This invention relates to a releasable fluid-tight coupling for metal and for at least semi-rigid plastic tubes.

In many industrial applications and consumer products metal or semi-rigid plastic tubing is employed for conducting fluids under pressure to and from fluid-operated devices. The tubing is connected to the supply source of the fluid and to the operated device by means of couplings. From the standpoint of operation it is important that the couplings are fluid-tight; from the standpoint of servicing it is important that the tubing is adapted to be easily and readily connected to and disconnected from the coupling.

It is an object of this invention to provide a coupling of the type described which meets the aforementioned practical requirements and which, at the same time, is designed so that it can be manufactured economically.

Another object of the invention resides in the provision of a tube coupling, the body of which is designed so that it can be molded from plastic in an economical manner.

More specifically, the coupling of this invention employs a tube clamping collet in the form of a circumferential contractible sleeve through which the tubing extends. The sleeve is arranged within a central bore in the coupling body. On diametrically opposite sides thereof the sleeve has a pair of circumferentially extending recesses therein. One side of each recess forms an axially extending cam surface. The body of the coupling has a pair of diametrically opposite apertures extending transversely therethrough and registering with the recesses in the outer surface of the sleeve. A U-shaped clip is inserted through the apertures in the body and engages the recesses on the sleeve to circumferentially contract it and to thereby at least frictionally engage the outer cylindrical surface of the tube. When the tube is subjected to an axial outward force relative to the coupling body or the sleeve, the legs of the clip engage the cam surfaces of the recesses on the sleeve and apply a radially inwardly directed pressure thereto to more firmly clamp the sleeve around the tube.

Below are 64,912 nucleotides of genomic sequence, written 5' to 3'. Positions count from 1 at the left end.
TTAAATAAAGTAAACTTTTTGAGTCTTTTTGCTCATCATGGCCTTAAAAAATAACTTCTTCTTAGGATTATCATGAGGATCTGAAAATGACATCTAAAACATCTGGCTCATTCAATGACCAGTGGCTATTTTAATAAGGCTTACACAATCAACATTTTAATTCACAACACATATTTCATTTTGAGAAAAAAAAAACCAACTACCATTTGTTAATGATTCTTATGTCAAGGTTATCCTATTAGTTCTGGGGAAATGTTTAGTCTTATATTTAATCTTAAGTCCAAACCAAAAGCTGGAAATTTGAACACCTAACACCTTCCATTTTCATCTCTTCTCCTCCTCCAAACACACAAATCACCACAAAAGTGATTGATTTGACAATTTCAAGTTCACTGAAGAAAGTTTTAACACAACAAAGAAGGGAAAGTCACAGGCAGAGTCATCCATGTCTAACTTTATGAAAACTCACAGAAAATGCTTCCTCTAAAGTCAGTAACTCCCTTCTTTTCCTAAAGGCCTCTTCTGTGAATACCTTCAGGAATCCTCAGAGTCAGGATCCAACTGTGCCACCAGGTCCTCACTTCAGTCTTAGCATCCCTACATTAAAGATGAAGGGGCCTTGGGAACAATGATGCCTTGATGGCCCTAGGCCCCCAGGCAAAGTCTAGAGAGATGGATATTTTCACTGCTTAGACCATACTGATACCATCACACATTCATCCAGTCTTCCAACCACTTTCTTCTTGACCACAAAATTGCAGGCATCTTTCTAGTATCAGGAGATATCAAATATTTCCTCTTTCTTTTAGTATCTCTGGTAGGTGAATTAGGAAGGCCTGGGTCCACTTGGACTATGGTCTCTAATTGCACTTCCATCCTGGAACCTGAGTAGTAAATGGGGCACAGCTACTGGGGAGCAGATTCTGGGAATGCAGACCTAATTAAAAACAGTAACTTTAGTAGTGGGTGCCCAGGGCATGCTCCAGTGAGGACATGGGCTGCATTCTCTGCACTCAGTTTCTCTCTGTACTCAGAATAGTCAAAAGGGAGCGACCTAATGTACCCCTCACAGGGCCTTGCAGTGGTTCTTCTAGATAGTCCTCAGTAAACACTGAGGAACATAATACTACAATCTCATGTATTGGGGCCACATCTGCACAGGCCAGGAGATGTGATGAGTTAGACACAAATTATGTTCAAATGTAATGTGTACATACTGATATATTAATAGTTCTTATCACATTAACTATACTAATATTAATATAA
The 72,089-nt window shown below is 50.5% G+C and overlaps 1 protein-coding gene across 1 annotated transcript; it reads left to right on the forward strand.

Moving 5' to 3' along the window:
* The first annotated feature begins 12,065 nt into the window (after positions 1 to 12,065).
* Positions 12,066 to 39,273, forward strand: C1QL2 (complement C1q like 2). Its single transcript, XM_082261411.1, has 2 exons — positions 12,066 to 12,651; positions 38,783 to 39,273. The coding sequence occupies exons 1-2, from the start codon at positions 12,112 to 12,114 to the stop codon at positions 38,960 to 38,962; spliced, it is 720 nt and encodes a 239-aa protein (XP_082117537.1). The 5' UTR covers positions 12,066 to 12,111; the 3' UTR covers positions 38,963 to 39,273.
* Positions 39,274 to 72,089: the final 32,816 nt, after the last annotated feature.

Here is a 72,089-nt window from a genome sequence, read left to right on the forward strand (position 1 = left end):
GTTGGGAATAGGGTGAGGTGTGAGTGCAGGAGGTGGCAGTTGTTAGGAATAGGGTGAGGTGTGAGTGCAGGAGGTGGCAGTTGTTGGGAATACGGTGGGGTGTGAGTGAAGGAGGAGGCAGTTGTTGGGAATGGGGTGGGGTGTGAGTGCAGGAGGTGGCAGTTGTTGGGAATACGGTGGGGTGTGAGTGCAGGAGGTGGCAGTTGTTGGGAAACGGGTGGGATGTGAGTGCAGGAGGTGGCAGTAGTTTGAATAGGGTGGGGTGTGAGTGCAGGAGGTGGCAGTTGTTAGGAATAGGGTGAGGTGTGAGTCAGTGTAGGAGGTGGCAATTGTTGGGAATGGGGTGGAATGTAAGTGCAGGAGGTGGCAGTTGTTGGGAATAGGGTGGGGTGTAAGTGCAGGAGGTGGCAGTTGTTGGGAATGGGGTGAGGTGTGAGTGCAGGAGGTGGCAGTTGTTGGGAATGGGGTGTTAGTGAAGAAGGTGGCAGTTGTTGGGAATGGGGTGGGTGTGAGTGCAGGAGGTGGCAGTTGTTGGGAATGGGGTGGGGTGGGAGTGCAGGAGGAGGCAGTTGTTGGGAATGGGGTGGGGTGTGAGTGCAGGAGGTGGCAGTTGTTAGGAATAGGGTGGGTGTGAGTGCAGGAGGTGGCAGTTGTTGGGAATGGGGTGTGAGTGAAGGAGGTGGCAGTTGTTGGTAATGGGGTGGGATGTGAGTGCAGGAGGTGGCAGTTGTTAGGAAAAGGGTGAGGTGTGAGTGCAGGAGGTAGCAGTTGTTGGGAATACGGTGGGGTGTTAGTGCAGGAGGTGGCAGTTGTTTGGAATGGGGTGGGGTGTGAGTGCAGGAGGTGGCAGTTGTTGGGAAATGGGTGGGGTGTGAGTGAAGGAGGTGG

Other objects, features and advantages of the present invention will become apparent from the following description and accompanying drawing, in which:

FIG. 1 is a longitudinal sectional view through the coupling of this invention;

FIG. 2 is an end view of the sleeve shown in FIG. 1 which encircles the tube;

FIG. 3 is a sectional view along the line 3--3 in FIG. 1; and

FIG. 4 is a view similar to FIG. 3 and showing a modified embodiment of the invention.

Referring to the drawing, the coupling has a body 10, one end of which is threaded as at 12 for connection with a fluid pressure device. Body 10 has a central through bore 14 which includes three radially stepped sections 16,18,20. Bore section 16 is connected with bore section 18 by means of a radially outwardly extending shoulder 22 and bore section 20 is connected with bore section 18 by means of radially inwardly extending shoulder 24. Each of the bore sections is concentric with the longitudinal axis of body 10. Bore section 18 has a diameter slightly larger than the outer diameter of tube 26 so that the tube can be inserted into the body 10 with its end abutting against shoulder 22. An O-ring 28 is located in the bore portion 20 and encircles the end portion of tube 26 to form a fluid-tight connection therebetween. Bore portion 20 is ensmalled slightly adjacent shoulder 22 to provide a cylindrical land 27 which forms a seat for O-ring 28 and which is connected with bore section 20 by a conical surface 29 which prevents damage to the O-ring. O-ring 28 may be replaced by any other type of suitable seal.